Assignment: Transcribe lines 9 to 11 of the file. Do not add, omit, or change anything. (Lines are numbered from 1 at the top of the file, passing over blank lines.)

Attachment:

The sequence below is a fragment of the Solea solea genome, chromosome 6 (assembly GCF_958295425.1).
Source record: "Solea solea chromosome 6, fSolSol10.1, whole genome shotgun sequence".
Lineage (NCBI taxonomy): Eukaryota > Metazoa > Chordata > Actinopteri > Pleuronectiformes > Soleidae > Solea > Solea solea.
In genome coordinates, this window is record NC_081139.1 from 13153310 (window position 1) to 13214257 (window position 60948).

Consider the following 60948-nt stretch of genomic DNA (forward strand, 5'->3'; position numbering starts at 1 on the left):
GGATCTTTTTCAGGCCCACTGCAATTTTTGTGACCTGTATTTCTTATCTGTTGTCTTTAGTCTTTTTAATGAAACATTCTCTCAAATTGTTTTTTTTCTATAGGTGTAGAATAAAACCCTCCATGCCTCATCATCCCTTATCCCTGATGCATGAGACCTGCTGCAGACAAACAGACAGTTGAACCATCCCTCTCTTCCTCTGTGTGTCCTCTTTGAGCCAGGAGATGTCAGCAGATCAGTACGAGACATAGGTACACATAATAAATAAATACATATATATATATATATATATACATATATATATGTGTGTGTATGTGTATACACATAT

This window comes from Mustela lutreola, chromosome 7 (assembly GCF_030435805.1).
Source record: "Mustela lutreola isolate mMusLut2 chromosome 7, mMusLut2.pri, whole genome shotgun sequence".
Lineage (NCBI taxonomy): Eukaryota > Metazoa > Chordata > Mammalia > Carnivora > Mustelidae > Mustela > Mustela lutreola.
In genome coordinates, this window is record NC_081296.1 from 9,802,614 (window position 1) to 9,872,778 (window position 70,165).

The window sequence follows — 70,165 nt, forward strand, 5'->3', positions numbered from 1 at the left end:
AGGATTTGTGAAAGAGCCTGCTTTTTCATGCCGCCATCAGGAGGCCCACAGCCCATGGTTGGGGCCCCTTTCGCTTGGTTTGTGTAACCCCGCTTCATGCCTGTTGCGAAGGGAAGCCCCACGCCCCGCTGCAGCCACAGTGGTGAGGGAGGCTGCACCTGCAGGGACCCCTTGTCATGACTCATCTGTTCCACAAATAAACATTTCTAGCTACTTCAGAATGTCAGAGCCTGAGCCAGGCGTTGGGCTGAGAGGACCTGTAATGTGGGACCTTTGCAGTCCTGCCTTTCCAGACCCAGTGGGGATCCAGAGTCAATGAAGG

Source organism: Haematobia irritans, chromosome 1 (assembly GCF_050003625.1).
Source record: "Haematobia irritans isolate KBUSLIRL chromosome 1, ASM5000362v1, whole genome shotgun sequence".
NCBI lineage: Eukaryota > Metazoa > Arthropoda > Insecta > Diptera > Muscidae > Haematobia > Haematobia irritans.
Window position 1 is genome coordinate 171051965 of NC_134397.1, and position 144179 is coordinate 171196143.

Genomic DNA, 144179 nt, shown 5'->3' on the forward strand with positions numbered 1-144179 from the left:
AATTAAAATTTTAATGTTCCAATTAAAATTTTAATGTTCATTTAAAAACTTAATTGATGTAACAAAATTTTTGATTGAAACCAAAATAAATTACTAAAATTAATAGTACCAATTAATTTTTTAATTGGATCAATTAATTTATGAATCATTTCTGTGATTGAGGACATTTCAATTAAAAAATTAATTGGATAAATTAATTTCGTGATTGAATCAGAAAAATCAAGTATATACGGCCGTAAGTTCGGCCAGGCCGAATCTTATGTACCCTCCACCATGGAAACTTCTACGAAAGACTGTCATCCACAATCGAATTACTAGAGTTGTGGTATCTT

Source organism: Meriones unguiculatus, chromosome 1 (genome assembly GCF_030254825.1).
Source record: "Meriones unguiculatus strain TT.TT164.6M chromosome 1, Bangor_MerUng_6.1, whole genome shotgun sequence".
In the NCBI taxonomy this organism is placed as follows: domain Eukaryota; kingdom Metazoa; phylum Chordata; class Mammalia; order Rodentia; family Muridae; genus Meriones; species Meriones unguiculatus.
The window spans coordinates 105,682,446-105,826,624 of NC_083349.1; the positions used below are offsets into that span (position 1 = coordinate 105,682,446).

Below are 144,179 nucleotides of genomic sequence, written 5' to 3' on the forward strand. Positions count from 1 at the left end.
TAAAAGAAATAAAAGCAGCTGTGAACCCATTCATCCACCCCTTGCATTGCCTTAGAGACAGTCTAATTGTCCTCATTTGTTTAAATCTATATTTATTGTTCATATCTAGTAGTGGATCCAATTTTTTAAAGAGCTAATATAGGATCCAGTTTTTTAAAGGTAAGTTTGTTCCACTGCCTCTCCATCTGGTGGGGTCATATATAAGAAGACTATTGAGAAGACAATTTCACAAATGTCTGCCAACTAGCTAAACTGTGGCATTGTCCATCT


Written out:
Lineage (NCBI taxonomy): Eukaryota > Metazoa > Chordata > Mammalia > Carnivora > Mustelidae > Mustela > Mustela lutreola.
In genome coordinates, this window is record NC_081296.1 from 9,802,614 (window position 1) to 9,872,778 (window position 70,165).

The window sequence follows — 70,165 nt, forward strand, 5'->3', positions numbered from 1 at the left end: